The Drive-Through Middle Class: The Surprising Link Between Income and Fast-Food Eating
It's trendy to blame fast food for the alarming obesity rate among poor Americans. But a new study shows that the largest population of eaters venturing out to Burger Kings, Chick-fil-As, and Taco Bells are those on the lower rungs of the middle class.
According to researchers from the University of California at Davis, the sweet spot for fast-food franchises are upwardly mobile consumers moving from the lowest income bracket to middle one. In a study of about 5,000 adults, DaeHwan Kim and J. Paul Leigh found that the relationship between fast-food eating and income looks less like a negative linear relationship—where the lower one's income, the more fast food they eat—and more like an "inverted U." Patronage of fast-food restaurants increases as families move out of the low-income bracket, peaks in the lower regions of the middle-income population, then declines after families begin to earn more than $60,000 annually.
The study relied on data from the mid-1990s, the most recent information available on the subject—but the researchers expect that the general patterns still hold today. “The relationship between poverty, obesity, and fast-food restaurant use is more complicated than people realize," Leigh says. "Fast-food restaurants aren’t the only factor contributing to low-income obesity.” That's partly because the poorest Americans have too little cash to catch the eye of the McDonald's marketing department. “McDonald’s and Burger King don’t cater to low-income families simply because they are not going to make that much money," Leigh said. "They’re targeting middle-income families. The results of the study make complete sense from a business standpoint."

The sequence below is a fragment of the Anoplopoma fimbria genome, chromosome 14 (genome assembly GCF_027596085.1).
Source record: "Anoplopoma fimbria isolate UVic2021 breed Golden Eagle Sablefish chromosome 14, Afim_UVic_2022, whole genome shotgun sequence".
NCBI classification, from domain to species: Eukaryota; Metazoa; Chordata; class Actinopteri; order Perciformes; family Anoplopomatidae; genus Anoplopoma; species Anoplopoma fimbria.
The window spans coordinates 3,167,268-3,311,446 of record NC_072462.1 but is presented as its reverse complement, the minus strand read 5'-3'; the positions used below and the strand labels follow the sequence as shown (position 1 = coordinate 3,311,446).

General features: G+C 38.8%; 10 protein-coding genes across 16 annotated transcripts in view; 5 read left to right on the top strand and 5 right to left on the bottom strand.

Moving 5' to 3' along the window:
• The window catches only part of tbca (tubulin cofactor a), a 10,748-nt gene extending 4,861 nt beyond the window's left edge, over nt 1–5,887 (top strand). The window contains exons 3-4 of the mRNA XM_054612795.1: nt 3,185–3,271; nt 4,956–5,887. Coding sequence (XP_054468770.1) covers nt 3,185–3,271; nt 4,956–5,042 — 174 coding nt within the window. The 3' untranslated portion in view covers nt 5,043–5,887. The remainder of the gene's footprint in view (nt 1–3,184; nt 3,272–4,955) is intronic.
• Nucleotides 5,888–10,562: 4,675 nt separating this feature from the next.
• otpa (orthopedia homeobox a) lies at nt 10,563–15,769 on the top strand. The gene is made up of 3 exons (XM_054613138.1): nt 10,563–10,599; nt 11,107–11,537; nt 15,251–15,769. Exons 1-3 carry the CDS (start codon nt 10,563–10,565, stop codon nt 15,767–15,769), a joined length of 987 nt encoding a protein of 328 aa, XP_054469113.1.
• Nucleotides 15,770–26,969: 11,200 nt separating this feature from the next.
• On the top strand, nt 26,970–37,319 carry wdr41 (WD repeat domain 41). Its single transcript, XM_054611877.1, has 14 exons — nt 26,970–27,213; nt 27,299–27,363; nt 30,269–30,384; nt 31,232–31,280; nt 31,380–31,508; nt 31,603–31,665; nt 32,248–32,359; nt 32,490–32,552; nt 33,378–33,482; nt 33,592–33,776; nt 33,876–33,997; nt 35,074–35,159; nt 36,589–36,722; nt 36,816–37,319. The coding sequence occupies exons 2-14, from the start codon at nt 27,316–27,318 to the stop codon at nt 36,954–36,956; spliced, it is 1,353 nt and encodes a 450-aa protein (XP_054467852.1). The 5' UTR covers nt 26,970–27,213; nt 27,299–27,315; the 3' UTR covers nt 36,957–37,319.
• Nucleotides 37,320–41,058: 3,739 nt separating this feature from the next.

The middle-class families who frequent the drive-through the most may have some money, but they tend to operate under a perpetual time crunch—less free time, more children, and little disposable income result in more quick trips to the Golden Arches. And they're paying for the meals out of their own pockets—Leigh attributes the lack of low-income patrons at fast-food restaurants partially to the fact that food stamps are not accepted at most fast-food locations.
But just because a family or individual is using food stamps at a grocery store doesn’t mean they truly have access to higher-quality foods. “There is plenty of food in grocery stores that’s full of fat and very cheap,” Leigh says. “If you’re interested in poverty and obesity then there are other ways to go about addressing it as opposed to saying that the fast-food restaurants are the only bad guys here.”
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